PLEASE NOTE: Some Quantum Physics Theories Suggest That When the Consumer Is Not Directly Observing This Product, It May Cease to Exist or Will Exist Only in a Vague and Undetermined State.
COMPONENT EQUIVALENCY NOTICE: The Subatomic Particles (Electrons, Protons, etc.) Comprising This Product Are Exactly the Same in Every Measurable Respect as Those Used in the Products of Other Manufacturers, and No Claim to the Contrary May Legitimately Be Expressed or Implied.
HEALTH WARNING: Care Should Be Taken When Lifting This Product, Since Its Mass, and Thus Its Weight, Is Dependent on Its Velocity Relative to the User.
IMPORTANT NOTICE TO PURCHASERS: The Entire Physical Universe, Including This Product, May One Day Collapse Back into an Infinitesimally Small Space. Should Another Universe Subsequently Re-emerge, the Existence of This Product in That Universe Cannot Be Guaranteed.
(From Volume 36, Number 1 of The Journal of Irreproducible Results. Copyright 1991 Blackwell Scientific Publications Inc.)
Some clever work with a chain saw. Here's 1 of 10 images from The World According to Carl:
Several live oak trees in the median of U.S. Highway 90, Biloxi, Mississippi that died as a result of hurricane Katrina received new life at the hands of a skilled chain saw artist.
April 10, 2007
Money and power
What was it P.J. O'Rourke said about government?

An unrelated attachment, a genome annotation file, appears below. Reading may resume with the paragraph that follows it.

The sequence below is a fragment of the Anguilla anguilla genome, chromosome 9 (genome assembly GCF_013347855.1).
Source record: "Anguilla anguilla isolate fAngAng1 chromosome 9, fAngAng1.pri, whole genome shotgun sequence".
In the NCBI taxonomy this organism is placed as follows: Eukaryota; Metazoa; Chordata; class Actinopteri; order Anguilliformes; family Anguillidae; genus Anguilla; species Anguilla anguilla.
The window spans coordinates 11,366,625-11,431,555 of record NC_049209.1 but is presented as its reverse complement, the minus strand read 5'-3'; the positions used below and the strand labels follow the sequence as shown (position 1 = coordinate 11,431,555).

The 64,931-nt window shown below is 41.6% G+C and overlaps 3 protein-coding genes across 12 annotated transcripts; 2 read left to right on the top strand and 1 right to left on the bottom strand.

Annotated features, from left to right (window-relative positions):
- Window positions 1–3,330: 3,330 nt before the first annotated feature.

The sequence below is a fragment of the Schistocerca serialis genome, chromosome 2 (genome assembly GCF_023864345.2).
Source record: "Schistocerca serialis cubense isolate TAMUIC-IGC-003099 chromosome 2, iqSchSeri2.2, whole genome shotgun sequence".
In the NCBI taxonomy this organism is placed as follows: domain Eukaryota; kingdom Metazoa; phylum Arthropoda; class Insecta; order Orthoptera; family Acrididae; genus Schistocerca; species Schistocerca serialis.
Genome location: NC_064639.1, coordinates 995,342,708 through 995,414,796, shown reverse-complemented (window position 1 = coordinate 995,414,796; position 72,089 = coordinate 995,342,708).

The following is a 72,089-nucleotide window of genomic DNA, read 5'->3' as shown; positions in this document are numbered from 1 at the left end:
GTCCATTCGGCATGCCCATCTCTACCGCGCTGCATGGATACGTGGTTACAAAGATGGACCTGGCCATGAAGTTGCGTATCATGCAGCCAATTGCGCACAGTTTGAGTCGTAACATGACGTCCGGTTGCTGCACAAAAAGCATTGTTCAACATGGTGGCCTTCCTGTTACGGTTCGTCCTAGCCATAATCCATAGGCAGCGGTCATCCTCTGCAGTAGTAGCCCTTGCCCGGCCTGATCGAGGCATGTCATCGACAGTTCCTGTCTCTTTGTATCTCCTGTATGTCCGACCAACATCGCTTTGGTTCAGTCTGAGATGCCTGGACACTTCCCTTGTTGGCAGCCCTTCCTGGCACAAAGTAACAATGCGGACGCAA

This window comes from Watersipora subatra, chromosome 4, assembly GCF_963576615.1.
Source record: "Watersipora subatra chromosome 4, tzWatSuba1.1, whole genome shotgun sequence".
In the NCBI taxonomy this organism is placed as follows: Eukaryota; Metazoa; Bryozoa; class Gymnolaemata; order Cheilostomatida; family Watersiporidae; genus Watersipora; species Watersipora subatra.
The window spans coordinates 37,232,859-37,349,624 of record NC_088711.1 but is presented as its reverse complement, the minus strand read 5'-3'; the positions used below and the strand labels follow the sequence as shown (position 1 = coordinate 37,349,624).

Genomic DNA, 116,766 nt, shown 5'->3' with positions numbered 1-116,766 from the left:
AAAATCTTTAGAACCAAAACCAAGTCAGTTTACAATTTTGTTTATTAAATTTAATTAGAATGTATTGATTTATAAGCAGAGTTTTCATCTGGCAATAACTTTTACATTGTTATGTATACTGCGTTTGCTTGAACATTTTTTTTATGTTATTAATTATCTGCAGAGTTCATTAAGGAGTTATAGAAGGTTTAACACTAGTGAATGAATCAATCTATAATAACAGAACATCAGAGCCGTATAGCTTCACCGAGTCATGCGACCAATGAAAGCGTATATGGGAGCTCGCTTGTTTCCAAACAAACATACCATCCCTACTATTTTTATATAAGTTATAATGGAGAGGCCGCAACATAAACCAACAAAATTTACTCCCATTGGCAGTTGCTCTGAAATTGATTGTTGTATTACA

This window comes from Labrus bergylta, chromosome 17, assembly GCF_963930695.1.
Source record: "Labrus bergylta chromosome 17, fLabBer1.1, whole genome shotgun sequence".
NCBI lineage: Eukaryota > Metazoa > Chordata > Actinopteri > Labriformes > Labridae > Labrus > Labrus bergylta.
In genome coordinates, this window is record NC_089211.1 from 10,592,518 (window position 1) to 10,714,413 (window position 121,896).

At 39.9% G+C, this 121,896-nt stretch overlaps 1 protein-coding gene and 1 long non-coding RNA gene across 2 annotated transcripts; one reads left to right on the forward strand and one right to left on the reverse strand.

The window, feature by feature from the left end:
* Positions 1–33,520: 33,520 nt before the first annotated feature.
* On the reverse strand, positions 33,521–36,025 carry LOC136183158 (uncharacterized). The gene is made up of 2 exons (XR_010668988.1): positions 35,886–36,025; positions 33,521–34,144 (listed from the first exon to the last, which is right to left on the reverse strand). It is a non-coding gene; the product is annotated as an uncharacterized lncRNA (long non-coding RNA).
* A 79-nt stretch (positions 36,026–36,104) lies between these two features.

Florida: City to Seize Homes Over a $5 Parking Ticket
Brooksville, Florida proposes to foreclose homes and seize cars over less than $20 in parking tickets.
Brooksville, FloridaThe city council in Brooksville, Florida voted this week to advance a proposal granting city officials the authority to place liens and foreclose on the homes of motorists accused of failing to pay a single $5 parking ticket. Non-homeowners face having their vehicles seized if accused of not paying three parking offenses.
Via The Agitator.
Computerworld's Top 10
CW has a list it calls The top 10 funniest tech videos on YouTube. The Medieval Help Desk is #1 on their list.
La Boite Bleue
This has been one of my favorite geek stories for years.
Translated from the memoirs of Jean Turing-VonNeuman, a minor 19th century post-impressionist programmer.
I will never forget that Spring, that day. Paris had an air of revolution. The week before an exhibition of Seraut's listings had caused a sensation. In his unrelenting quest for simplicity he had reduced all of programming to three machine instructions. The resulting 6,000 line bubble sort had shocked the critics.
My own recent efforts had been received poorly. I had cut and slashed through my programs, juxtaposing blocks of code in a way that exposed the underlying intensity of the algorithm without regard to convention or syntax.
"But it doesn't compile," they complained.
As if programming was about adhering to their primitive language definitions. As if it was my duty to live within the limits of their antiquated and ordinary compilers. So it was that I came that day to La Boite Bleue, seeking solace and companionship.
La Boite Bleue was where we gathered in those days. The wine there was cheap, the tables were large and they kept a complete set of language manuals behind the bar.